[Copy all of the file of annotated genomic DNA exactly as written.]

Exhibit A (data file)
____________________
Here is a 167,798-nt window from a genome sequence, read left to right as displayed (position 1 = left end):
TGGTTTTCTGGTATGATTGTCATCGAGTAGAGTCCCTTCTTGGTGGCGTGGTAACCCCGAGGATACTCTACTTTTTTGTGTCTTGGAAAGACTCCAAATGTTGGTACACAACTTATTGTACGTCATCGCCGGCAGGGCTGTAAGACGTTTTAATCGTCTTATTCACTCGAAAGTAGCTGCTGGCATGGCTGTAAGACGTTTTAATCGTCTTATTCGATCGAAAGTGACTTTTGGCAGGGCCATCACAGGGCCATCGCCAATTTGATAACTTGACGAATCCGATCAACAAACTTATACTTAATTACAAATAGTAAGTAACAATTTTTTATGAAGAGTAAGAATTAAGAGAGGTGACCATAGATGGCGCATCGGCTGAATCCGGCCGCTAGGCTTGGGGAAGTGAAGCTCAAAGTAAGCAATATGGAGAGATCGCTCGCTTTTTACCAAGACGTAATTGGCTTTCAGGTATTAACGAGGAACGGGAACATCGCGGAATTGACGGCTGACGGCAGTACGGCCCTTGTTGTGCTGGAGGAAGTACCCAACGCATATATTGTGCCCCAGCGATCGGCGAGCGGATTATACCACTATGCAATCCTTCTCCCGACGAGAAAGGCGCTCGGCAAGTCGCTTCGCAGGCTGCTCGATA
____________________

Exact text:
Here is a 167,798-nt window from a genome sequence, read left to right as displayed (position 1 = left end):
TGGTTTTCTGGTATGATTGTCATCGAGTAGAGTCCCTTCTTGGTGGCGTGGTAACCCCGAGGATACTCTACTTTTTTGTGTCTTGGAAAGACTCCAAATGTTGGTACACAACTTATTGTACGTCATCGCCGGCAGGGCTGTAAGACGTTTTAATCGTCTTATTCACTCGAAAGTAGCTGCTGGCATGGCTGTAAGACGTTTTAATCGTCTTATTCGATCGAAAGTGACTTTTGGCAGGGCCATCACAGGGCCATCGCCAATTTGATAACTTGACGAATCCGATCAACAAACTTATACTTAATTACAAATAGTAAGTAACAATTTTTTATGAAGAGTAAGAATTAAGAGAGGTGACCATAGATGGCGCATCGGCTGAATCCGGCCGCTAGGCTTGGGGAAGTGAAGCTCAAAGTAAGCAATATGGAGAGATCGCTCGCTTTTTACCAAGACGTAATTGGCTTTCAGGTATTAACGAGGAACGGGAACATCGCGGAATTGACGGCTGACGGCAGTACGGCCCTTGTTGTGCTGGAGGAAGTACCCAACGCATATATTGTGCCCCAGCGATCGGCGAGCGGATTATACCACTATGCAATCCTTCTCCCGACGAGAAAGGCGCTCGGCAAGTCGCTTCGCAGGCTGCTCGATA